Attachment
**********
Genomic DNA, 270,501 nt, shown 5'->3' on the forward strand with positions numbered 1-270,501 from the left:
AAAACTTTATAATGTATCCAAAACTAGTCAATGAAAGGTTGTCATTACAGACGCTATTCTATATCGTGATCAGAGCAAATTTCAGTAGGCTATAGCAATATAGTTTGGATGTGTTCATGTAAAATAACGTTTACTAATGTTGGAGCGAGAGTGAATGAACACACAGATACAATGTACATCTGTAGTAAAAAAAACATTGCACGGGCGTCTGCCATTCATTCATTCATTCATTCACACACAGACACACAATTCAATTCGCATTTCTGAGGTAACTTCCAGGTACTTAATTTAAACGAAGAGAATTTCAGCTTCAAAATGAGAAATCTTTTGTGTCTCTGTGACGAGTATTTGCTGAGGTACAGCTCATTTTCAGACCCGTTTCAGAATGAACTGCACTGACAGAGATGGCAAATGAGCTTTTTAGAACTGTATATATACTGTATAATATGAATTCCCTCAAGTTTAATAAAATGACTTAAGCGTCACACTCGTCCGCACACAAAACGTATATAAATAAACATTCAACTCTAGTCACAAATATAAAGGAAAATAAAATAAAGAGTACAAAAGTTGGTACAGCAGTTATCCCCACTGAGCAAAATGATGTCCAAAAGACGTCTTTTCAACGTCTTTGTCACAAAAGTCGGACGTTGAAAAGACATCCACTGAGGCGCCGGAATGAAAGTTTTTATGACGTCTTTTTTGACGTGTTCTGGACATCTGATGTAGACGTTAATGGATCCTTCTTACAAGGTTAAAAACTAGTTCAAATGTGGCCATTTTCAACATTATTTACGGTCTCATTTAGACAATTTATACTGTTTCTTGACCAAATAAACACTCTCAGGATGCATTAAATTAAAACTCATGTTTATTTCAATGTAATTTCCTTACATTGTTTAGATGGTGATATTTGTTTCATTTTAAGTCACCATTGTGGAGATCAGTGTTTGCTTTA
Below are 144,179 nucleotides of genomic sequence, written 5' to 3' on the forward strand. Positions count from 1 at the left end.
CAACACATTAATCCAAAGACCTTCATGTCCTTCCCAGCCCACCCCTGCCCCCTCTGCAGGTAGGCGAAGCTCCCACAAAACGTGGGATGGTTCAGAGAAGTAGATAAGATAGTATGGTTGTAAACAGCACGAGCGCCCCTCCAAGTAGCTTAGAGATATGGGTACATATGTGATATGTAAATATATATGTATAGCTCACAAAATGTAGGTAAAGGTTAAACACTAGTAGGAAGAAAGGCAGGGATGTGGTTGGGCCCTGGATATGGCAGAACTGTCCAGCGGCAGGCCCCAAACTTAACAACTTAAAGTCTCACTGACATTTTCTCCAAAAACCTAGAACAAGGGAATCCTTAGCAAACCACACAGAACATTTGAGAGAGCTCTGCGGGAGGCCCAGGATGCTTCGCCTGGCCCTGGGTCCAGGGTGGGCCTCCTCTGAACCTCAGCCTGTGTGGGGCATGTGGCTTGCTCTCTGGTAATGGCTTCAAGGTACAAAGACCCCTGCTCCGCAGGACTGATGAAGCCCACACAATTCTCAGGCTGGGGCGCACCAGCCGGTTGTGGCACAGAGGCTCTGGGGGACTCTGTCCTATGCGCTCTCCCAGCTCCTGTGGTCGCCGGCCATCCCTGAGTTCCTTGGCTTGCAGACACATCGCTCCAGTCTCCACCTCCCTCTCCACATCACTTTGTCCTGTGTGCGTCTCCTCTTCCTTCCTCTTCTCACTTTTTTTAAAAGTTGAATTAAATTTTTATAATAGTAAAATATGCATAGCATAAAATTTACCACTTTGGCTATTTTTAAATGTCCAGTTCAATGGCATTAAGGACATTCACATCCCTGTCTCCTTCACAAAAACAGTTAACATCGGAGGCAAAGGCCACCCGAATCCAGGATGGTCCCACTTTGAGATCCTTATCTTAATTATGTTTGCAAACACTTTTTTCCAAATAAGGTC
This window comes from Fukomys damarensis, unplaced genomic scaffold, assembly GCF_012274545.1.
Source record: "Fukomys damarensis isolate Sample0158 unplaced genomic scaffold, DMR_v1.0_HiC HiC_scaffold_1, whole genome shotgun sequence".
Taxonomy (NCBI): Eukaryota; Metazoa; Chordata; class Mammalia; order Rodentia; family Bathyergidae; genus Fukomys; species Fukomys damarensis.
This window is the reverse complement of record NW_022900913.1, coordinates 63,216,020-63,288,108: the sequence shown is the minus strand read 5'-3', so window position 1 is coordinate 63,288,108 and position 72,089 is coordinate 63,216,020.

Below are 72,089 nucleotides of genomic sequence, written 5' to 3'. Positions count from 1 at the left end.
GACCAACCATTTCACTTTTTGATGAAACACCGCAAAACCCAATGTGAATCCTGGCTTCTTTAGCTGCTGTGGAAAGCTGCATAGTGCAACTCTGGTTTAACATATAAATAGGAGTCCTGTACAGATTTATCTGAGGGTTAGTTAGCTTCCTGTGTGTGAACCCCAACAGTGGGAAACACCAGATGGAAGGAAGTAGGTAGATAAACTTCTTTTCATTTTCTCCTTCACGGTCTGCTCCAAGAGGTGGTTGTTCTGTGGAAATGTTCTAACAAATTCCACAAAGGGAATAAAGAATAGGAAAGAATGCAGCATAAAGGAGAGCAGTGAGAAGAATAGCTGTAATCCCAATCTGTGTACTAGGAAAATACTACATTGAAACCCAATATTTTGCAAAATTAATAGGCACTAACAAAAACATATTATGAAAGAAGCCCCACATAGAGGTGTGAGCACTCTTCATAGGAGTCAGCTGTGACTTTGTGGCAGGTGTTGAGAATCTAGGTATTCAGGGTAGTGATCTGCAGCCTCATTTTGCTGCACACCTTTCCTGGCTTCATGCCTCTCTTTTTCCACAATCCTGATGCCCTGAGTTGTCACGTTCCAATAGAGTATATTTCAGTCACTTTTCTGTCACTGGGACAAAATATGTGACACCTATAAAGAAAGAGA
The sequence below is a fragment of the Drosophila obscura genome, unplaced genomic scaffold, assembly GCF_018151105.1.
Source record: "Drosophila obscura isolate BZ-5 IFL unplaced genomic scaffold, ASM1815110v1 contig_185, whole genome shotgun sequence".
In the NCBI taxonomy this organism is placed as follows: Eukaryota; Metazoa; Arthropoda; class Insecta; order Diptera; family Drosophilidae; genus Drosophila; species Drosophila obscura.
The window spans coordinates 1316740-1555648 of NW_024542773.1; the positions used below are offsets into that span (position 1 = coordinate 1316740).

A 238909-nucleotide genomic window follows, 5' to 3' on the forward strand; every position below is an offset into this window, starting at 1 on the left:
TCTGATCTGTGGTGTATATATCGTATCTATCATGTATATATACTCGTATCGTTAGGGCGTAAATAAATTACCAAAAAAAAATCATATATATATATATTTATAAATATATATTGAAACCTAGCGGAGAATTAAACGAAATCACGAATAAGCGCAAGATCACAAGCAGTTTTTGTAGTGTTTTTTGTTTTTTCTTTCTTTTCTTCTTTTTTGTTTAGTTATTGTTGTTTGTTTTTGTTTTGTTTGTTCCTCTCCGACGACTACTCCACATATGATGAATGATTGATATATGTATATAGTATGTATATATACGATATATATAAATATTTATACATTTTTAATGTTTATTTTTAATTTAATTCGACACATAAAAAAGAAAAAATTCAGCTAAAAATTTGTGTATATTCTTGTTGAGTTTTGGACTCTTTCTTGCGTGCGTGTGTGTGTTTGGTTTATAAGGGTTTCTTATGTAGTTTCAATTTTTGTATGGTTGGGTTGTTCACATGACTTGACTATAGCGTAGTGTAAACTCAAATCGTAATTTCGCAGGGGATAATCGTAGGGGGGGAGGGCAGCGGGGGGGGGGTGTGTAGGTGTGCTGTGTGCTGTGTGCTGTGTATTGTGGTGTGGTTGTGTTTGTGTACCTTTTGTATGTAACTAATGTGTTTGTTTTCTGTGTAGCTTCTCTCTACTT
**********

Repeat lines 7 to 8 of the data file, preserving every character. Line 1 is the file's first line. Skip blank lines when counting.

Taxonomy (NCBI): Eukaryota; Metazoa; Chordata; class Mammalia; order Rodentia; family Bathyergidae; genus Fukomys; species Fukomys damarensis.
This window is the reverse complement of record NW_022900913.1, coordinates 63,216,020-63,288,108: the sequence shown is the minus strand read 5'-3', so window position 1 is coordinate 63,288,108 and position 72,089 is coordinate 63,216,020.